Porky Pig, from a publicity drawing.


Original Medium: Theatrical animation
Released by: Warner Bros.
First Appeared: 1935
Creator: Friz Freleng
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In the mid-1930s, Warner Bros. was casting about for new characters to replace the departed Bosko and the terminally bland Buddy. In I Haven't Got a Hat (1935), they showcased …

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… several — but for some reason, all seemed to be named after paired food items. Of "Ham & Ex" and "Porky & Beans", the only one to achieve stardom was Porky Pig, whose engaging stutter caught the public's fancy right from the start.

Porky's second outing, Gold Diggers of '49 (1936), was also the first cartoon directed by the immortal Tex Avery. From that point on, there was no stopping the Pig. He appeared in 17 cartoons that year, less than half of which paired him with Beans the Cat, and another 16 in 1937, none of which did. During the late '30s, he was frequently paired with Gabby Goat, another character who never made it on his own.

Porky remained the studio's top performer through the rest of the 1930s, but lost ground as Daffy Duck and Bugs Bunny rose in public favor. But he stayed on as their supporting character, and was also played off of Sylvester Pussycat or Charlie Dog — as well as continuing to make occasional cartoons without co-stars. Porky's last appearance in a theatrically-released cartoon was Corn on the Cop (1965), in which he played second fiddle to Daffy.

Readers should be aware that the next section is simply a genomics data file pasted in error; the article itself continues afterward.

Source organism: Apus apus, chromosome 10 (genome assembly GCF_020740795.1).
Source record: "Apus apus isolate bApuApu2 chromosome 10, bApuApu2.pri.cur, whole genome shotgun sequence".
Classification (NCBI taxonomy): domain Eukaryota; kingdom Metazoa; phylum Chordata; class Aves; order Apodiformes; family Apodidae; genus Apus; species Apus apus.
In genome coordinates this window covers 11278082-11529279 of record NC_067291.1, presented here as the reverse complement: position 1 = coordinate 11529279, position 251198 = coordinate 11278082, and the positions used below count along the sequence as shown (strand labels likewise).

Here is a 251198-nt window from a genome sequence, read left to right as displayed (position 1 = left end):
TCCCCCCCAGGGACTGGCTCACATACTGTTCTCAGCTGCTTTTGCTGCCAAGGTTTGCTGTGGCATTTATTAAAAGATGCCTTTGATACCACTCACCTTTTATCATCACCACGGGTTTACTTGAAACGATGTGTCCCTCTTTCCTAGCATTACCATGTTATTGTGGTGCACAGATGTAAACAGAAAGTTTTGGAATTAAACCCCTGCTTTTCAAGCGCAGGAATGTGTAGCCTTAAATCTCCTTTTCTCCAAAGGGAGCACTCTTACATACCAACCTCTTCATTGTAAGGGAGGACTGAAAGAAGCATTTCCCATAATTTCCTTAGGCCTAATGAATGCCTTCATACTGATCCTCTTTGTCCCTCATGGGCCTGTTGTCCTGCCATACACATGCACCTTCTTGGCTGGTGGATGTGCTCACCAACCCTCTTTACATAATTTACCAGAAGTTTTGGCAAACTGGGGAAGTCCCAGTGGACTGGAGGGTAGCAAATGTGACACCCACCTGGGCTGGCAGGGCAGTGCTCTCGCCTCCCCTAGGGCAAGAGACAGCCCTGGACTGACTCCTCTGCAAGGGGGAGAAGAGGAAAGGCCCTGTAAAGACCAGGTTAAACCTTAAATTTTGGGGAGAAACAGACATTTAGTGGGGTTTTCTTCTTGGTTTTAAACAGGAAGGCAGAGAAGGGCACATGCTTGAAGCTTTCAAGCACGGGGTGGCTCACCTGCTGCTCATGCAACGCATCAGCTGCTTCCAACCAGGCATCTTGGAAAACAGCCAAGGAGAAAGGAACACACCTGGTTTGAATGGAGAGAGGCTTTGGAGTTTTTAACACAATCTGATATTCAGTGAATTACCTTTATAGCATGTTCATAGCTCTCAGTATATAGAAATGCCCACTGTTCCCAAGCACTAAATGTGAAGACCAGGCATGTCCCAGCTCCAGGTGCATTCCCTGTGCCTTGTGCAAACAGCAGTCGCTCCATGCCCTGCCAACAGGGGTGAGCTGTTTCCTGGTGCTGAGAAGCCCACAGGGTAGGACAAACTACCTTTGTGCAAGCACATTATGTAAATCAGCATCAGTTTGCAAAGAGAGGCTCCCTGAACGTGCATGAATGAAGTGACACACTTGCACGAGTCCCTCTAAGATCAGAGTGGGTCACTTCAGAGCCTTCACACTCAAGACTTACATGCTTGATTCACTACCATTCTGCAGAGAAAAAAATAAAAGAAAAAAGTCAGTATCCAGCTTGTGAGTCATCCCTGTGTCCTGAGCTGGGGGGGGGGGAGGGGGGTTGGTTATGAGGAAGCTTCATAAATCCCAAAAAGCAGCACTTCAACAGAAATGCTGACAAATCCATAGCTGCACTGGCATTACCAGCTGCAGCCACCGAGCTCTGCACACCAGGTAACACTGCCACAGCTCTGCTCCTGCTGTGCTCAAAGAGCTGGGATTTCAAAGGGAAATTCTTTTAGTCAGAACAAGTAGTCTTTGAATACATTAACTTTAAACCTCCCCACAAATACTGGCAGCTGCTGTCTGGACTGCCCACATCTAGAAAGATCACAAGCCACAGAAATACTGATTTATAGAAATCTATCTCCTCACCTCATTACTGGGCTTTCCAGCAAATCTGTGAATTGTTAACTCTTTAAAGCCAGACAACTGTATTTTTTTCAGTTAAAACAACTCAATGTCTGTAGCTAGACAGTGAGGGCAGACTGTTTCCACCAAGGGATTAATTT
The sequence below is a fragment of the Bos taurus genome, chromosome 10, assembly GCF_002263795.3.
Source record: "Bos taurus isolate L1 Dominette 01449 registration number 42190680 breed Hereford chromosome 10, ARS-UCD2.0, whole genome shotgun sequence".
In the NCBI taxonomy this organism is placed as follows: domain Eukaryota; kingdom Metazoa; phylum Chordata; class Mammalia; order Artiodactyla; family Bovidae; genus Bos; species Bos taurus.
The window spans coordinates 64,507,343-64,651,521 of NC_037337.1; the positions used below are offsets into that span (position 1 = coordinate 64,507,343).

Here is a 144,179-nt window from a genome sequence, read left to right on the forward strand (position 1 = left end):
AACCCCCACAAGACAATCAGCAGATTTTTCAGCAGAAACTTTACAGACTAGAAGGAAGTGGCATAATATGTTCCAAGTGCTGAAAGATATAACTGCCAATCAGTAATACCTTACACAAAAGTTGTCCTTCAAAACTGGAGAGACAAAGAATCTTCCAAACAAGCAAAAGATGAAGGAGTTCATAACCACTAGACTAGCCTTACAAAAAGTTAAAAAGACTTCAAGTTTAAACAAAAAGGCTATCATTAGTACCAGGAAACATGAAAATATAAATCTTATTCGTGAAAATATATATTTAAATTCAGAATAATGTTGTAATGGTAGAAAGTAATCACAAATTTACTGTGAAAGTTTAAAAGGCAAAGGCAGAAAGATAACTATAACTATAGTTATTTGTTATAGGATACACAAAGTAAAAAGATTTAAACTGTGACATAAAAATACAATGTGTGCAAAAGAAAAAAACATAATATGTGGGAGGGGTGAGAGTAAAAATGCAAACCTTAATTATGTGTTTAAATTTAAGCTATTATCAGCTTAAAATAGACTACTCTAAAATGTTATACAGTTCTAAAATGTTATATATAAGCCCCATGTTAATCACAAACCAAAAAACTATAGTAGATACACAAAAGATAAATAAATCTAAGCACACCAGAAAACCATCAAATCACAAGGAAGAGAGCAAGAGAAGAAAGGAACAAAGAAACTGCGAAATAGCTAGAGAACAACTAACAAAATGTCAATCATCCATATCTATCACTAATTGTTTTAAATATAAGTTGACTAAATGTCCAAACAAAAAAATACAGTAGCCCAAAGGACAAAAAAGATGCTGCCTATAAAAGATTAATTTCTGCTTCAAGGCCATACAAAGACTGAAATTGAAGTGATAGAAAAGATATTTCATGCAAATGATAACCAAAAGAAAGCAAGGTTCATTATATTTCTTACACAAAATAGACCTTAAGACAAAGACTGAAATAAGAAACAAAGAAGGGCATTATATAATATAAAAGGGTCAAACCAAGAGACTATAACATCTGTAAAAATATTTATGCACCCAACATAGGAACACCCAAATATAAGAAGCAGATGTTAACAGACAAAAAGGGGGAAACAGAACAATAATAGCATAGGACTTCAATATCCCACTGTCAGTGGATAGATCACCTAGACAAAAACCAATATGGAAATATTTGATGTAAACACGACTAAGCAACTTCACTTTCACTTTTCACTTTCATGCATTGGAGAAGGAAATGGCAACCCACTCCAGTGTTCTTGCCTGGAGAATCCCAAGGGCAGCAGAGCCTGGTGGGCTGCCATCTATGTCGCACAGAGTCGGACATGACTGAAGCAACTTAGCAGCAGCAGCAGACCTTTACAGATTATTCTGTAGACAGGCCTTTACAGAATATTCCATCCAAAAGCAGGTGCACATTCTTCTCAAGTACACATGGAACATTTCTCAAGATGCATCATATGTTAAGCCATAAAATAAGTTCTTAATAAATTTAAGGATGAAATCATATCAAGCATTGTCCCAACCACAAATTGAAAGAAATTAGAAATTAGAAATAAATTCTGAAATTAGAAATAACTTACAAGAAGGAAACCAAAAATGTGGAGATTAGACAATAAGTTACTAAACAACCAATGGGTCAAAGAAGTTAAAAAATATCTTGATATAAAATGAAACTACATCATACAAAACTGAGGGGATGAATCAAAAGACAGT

Like his Looney Tunes brethren, Porky retained his presence in the public consciousness through television appearances. His old cartoons were rerun in packages sold to local stations, on the nationally broadcast Bugs Bunny show, and even, during ABC's 1964-65 season, in a show of his own. He is also part of the more recent Looney Tunes revival, sparked by the gang's appearance with Michael Jordan in Space Jam (1996).

He broke into comic books along with the rest, in Dell Comics' Looney Tunes and Merrie Melodies Comics #1, and like Bugs and Daffy, remained with the series until its 1962 demise. His own comic book ran from 1942-62, was revived in '65 by Gold Key Comics, and continued until 1984.

Porky received only one Oscar nomination — The Swooner Crooner (1944), directed by Frank Tashlin — and although he's been on his share of lunchboxes and T-shirts, was never really a merchandising bonanza. He provided inspiration for one of the Tiny Toons crowd, but Hamton Pig, isn't one of their superstars. But Porky makes up for his lack of pizzazz with endurance. He's been part of the toon scene all these decades, and shows no sign of going away soon.


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